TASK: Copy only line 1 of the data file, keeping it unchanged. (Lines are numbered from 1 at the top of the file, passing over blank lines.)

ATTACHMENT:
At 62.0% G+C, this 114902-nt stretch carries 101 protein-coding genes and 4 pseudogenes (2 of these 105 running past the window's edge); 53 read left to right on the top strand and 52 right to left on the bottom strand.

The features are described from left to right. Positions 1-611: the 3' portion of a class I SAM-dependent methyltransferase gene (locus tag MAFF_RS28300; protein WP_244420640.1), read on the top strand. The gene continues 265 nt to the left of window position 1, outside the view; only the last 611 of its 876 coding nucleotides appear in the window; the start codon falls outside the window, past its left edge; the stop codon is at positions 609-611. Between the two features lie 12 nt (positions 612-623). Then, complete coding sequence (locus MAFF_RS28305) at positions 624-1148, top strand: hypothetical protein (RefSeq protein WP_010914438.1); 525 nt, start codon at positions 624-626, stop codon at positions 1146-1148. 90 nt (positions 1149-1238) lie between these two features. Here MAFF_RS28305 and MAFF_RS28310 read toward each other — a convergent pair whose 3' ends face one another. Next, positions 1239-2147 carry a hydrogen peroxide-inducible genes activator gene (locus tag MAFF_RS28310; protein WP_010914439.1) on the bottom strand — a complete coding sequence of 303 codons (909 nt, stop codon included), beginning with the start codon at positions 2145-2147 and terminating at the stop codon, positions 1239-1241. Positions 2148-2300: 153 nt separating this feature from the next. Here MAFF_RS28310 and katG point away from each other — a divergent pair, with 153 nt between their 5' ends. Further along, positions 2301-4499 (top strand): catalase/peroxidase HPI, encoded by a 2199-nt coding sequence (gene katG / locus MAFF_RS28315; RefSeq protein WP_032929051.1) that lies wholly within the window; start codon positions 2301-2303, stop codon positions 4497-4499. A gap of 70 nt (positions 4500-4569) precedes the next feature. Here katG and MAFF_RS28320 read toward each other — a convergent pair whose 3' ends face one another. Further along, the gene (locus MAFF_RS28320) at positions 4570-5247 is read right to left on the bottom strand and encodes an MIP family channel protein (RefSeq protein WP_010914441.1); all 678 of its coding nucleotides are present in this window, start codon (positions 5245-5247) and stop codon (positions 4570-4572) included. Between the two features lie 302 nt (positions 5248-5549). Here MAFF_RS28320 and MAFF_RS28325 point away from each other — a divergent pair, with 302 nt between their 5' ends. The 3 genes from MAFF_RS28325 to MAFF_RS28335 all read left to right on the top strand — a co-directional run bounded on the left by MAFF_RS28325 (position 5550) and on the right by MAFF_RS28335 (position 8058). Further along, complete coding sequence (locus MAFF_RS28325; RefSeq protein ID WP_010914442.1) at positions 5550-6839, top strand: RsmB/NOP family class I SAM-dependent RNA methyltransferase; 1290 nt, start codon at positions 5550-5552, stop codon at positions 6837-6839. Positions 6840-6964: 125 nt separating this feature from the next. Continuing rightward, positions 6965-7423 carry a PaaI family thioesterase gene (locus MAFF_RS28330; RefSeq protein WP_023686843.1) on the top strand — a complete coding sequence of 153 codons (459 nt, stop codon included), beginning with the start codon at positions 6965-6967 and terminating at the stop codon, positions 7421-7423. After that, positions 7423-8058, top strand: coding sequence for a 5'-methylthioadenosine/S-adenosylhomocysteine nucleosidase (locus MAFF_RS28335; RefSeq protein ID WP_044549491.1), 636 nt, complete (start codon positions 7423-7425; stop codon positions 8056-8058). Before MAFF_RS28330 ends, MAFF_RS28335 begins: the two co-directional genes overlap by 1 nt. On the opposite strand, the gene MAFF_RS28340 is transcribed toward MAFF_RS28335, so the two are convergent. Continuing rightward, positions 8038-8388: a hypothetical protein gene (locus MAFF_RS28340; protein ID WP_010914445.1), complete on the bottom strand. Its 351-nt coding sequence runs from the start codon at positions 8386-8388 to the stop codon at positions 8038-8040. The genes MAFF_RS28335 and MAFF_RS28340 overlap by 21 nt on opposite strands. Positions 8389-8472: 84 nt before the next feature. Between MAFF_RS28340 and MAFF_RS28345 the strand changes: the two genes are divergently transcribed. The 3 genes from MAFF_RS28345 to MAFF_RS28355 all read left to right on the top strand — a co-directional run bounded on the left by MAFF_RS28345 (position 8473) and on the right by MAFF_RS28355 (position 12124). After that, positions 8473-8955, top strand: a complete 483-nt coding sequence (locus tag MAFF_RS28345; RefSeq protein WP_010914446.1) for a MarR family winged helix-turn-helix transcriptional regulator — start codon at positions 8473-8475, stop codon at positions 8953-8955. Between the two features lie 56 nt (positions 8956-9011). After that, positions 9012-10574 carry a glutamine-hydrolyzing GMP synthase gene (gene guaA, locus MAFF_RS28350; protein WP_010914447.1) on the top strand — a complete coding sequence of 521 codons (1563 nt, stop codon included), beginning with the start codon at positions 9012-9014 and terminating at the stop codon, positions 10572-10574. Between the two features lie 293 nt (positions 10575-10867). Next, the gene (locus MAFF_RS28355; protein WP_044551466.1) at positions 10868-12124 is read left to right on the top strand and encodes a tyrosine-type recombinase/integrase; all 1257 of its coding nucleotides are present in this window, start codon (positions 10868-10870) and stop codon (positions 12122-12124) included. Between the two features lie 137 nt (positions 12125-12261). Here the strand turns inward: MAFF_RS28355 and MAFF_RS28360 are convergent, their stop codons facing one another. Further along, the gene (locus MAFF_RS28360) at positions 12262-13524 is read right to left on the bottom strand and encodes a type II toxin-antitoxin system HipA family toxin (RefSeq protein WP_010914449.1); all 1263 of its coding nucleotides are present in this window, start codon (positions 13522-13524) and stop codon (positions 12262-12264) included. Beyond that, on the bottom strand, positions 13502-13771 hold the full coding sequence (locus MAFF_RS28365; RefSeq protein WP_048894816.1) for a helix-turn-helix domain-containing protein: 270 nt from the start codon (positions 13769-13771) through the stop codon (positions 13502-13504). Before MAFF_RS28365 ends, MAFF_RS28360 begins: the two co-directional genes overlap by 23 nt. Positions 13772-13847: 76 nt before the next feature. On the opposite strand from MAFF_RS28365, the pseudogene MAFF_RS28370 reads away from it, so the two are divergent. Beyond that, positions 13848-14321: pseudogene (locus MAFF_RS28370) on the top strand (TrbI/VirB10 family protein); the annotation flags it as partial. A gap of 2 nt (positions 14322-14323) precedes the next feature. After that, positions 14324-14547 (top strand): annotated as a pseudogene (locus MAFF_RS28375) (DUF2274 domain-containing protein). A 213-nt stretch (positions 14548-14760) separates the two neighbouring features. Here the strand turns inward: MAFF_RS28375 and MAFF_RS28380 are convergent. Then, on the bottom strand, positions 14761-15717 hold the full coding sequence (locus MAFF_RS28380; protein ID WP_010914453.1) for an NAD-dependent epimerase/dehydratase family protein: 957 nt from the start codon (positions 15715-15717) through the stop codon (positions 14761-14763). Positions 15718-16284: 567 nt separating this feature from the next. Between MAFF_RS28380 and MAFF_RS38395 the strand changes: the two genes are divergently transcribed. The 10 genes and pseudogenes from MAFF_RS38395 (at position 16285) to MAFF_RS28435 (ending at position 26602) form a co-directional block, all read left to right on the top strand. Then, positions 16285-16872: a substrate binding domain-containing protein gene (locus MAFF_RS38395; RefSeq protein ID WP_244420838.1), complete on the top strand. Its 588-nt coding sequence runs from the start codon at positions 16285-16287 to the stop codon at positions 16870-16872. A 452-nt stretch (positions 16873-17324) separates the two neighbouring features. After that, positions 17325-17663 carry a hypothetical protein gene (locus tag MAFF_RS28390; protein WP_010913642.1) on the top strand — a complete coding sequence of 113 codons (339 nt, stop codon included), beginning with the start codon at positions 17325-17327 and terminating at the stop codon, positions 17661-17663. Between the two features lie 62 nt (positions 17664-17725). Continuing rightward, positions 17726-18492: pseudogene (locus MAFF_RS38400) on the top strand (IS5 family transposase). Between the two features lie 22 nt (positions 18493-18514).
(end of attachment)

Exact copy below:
At 62.0% G+C, this 114902-nt stretch carries 101 protein-coding genes and 4 pseudogenes (2 of these 105 running past the window's edge); 53 read left to right on the top strand and 52 right to left on the bottom strand.